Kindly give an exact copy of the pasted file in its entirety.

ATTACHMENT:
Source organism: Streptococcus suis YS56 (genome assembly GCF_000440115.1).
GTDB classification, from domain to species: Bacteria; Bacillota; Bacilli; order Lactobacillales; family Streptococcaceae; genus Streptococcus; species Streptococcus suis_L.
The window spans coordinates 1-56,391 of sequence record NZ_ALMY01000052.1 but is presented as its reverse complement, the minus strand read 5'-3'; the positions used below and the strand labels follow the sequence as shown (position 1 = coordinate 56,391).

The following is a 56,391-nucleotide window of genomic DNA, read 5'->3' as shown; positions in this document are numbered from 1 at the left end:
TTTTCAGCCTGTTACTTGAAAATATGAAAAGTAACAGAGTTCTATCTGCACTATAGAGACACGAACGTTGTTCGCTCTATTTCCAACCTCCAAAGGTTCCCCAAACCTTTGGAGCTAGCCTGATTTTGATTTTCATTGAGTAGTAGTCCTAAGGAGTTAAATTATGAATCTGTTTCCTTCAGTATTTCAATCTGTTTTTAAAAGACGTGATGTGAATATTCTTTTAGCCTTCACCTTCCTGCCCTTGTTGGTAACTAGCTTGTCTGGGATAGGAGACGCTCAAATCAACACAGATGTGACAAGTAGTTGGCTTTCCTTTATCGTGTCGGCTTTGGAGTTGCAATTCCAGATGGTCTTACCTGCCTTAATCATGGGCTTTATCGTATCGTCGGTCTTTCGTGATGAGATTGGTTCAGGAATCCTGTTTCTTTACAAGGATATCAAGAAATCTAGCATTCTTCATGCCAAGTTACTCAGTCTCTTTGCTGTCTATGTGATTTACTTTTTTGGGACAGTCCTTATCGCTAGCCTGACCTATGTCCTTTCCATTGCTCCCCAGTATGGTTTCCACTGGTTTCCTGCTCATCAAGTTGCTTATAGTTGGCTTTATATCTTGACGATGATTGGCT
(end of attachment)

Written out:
Source organism: Streptococcus suis YS56 (genome assembly GCF_000440115.1).
GTDB classification, from domain to species: Bacteria; Bacillota; Bacilli; order Lactobacillales; family Streptococcaceae; genus Streptococcus; species Streptococcus suis_L.
The window spans coordinates 1-56,391 of sequence record NZ_ALMY01000052.1 but is presented as its reverse complement, the minus strand read 5'-3'; the positions used below and the strand labels follow the sequence as shown (position 1 = coordinate 56,391).

The following is a 56,391-nucleotide window of genomic DNA, read 5'->3' as shown; positions in this document are numbered from 1 at the left end:
TTTTCAGCCTGTTACTTGAAAATATGAAAAGTAACAGAGTTCTATCTGCACTATAGAGACACGAACGTTGTTCGCTCTATTTCCAACCTCCAAAGGTTCCCCAAACCTTTGGAGCTAGCCTGATTTTGATTTTCATTGAGTAGTAGTCCTAAGGAGTTAAATTATGAATCTGTTTCCTTCAGTATTTCAATCTGTTTTTAAAAGACGTGATGTGAATATTCTTTTAGCCTTCACCTTCCTGCCCTTGTTGGTAACTAGCTTGTCTGGGATAGGAGACGCTCAAATCAACACAGATGTGACAAGTAGTTGGCTTTCCTTTATCGTGTCGGCTTTGGAGTTGCAATTCCAGATGGTCTTACCTGCCTTAATCATGGGCTTTATCGTATCGTCGGTCTTTCGTGATGAGATTGGTTCAGGAATCCTGTTTCTTTACAAGGATATCAAGAAATCTAGCATTCTTCATGCCAAGTTACTCAGTCTCTTTGCTGTCTATGTGATTTACTTTTTTGGGACAGTCCTTATCGCTAGCCTGACCTATGTCCTTTCCATTGCTCCCCAGTATGGTTTCCACTGGTTTCCTGCTCATCAAGTTGCTTATAGTTGGCTTTATATCTTGACGATGATTGGCT